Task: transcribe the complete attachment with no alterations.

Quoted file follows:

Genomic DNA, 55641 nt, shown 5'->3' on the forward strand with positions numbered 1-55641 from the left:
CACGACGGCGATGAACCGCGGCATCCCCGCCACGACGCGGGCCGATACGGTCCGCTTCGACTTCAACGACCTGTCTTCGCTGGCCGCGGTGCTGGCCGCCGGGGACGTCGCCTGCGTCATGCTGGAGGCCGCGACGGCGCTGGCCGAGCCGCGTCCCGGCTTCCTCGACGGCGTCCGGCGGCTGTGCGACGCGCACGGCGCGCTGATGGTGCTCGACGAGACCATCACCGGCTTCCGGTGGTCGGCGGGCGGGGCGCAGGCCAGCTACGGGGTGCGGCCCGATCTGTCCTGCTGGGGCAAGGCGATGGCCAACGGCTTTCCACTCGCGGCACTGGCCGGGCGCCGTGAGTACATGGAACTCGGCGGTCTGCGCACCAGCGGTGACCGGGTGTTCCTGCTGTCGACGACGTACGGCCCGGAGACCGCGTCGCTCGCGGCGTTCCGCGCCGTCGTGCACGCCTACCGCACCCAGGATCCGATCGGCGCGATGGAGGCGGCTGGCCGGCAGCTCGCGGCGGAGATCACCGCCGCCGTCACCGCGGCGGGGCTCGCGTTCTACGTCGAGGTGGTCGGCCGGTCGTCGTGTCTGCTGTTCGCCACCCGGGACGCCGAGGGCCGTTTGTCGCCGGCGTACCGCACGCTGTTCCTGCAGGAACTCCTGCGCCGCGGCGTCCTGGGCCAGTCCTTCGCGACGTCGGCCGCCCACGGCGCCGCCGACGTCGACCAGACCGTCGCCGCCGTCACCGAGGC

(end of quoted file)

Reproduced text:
Genomic DNA, 55641 nt, shown 5'->3' on the forward strand with positions numbered 1-55641 from the left:
CACGACGGCGATGAACCGCGGCATCCCCGCCACGACGCGGGCCGATACGGTCCGCTTCGACTTCAACGACCTGTCTTCGCTGGCCGCGGTGCTGGCCGCCGGGGACGTCGCCTGCGTCATGCTGGAGGCCGCGACGGCGCTGGCCGAGCCGCGTCCCGGCTTCCTCGACGGCGTCCGGCGGCTGTGCGACGCGCACGGCGCGCTGATGGTGCTCGACGAGACCATCACCGGCTTCCGGTGGTCGGCGGGCGGGGCGCAGGCCAGCTACGGGGTGCGGCCCGATCTGTCCTGCTGGGGCAAGGCGATGGCCAACGGCTTTCCACTCGCGGCACTGGCCGGGCGCCGTGAGTACATGGAACTCGGCGGTCTGCGCACCAGCGGTGACCGGGTGTTCCTGCTGTCGACGACGTACGGCCCGGAGACCGCGTCGCTCGCGGCGTTCCGCGCCGTCGTGCACGCCTACCGCACCCAGGATCCGATCGGCGCGATGGAGGCGGCTGGCCGGCAGCTCGCGGCGGAGATCACCGCCGCCGTCACCGCGGCGGGGCTCGCGTTCTACGTCGAGGTGGTCGGCCGGTCGTCGTGTCTGCTGTTCGCCACCCGGGACGCCGAGGGCCGTTTGTCGCCGGCGTACCGCACGCTGTTCCTGCAGGAACTCCTGCGCCGCGGCGTCCTGGGCCAGTCCTTCGCGACGTCGGCCGCCCACGGCGCCGCCGACGTCGACCAGACCGTCGCCGCCGTCACCGAGGC